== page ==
Here’s an opening for the Harvard-based Digital Public Library of America initiative, which, at least so far, has played up the library needs of the elite more than those of the nation at large. I’d actually like to see two separate but closely intertwined and universally accessible national digital library systems, one for academics and one for other Americans, so that the needs of people like Olly Neal won’t get lost in the shuffle. Give them the books and they’ll respond, or at least enough to make it worthwhile.

imageConsider all the benefits, beyond the absence of fines since e-books can self-expire. Whether on a tablet or a smart phone, you can read an e-book without anyone else being the wiser—either about the nature of the book, or the fact that you’re reading a book, period. The embarrassment factor is no small reason why so many teenagers, especially males, and especially members of some minority groups, don’t read or discuss books. Very much to the DPLA’s credit, its organizers want a highly interactive approach, and I can see a national digital library system as one way for students at tough schools to reach out virtually to people more open to literature. And let’s not neglect the parents, either, or even the grandparents; here’s to a genuine family-literacy approach serving all generations, from toddlers on up! Remember, parents  are most kids’ role models! That’s what I had in mind in the early 1990s when I was proposing a national digital library system for all, a concept endorsed in two “On the Right columns” by my political opposite, William F. Buckley Jr. (the image above shows one of the columns, as published in the Washington Times). But certain policymakers and academics (not all of them) so far seem to care more about a library strategy for the elite as opposed to the universal approach that WFB so much preferred.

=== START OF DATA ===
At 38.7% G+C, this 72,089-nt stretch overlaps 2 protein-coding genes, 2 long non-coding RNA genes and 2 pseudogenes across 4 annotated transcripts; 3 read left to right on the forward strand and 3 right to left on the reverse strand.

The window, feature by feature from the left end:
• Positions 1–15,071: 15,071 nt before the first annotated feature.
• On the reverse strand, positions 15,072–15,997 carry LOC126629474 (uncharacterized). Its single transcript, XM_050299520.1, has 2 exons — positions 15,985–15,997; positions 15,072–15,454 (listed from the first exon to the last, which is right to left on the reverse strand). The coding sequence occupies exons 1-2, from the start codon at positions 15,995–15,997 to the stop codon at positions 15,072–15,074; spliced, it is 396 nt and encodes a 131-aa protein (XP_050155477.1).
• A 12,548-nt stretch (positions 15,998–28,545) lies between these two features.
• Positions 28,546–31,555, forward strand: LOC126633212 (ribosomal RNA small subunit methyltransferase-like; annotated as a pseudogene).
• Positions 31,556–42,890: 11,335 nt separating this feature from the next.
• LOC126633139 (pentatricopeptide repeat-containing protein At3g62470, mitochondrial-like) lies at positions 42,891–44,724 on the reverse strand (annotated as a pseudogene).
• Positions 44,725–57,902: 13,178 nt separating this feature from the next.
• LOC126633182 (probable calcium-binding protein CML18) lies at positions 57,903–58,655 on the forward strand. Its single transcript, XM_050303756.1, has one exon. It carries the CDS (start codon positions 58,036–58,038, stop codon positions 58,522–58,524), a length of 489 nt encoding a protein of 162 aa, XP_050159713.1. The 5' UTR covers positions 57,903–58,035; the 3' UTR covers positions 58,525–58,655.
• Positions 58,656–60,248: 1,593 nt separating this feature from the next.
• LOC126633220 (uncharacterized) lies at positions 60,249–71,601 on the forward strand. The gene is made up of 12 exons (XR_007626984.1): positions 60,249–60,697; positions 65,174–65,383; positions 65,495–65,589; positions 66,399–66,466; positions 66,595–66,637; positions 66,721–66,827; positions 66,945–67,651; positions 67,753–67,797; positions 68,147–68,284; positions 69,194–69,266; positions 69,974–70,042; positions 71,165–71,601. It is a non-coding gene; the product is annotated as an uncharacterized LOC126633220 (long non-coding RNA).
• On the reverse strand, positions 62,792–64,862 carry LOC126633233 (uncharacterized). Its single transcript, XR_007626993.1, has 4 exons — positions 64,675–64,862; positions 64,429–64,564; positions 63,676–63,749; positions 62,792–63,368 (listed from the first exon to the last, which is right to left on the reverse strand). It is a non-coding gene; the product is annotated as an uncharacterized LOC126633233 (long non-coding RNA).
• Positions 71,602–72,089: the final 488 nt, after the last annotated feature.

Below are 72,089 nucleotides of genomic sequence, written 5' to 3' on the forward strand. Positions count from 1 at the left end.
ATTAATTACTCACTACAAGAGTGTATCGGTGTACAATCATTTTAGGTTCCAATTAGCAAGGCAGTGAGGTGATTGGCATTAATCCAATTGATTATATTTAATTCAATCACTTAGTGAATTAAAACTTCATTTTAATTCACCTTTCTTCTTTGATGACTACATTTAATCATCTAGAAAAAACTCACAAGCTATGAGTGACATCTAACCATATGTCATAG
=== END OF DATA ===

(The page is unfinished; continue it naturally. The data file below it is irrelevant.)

While the DPLA is exploring the possibility of including recent books in its collections, older ones are currently its main focus, not surprising, given that a Harvard historian started the initiative. Actually we need balance—between the old and the new, between classics and popular contemporary titles. The Treasure of Pleasant Valley falls somewhat in between in vintage. The book first appeared in hardback and paperback in 1955 or almost six decades ago. When America’s copyright laws were friendlier to libraries, the copyright would have expired, but Congress over the years has legislated with content-providers rather than the public at large in mind. Most likely—I haven’t researched the issue—Treasure is not yet in the public domain. And what about more recent books, the kind most meaningful to many young people? If we’re to have long copyright terms (I personally think they should be shortened), that is all the more reason to create a national digital library system that would fairly compensate authors and publishers while at the same time making the right books available to today’s Olly Neals in digital format. Treasure, as far as I know, is not digitized yet. Given its proven value, it should be an e-book online legally and for free without any need to “steal” either atoms or electrons.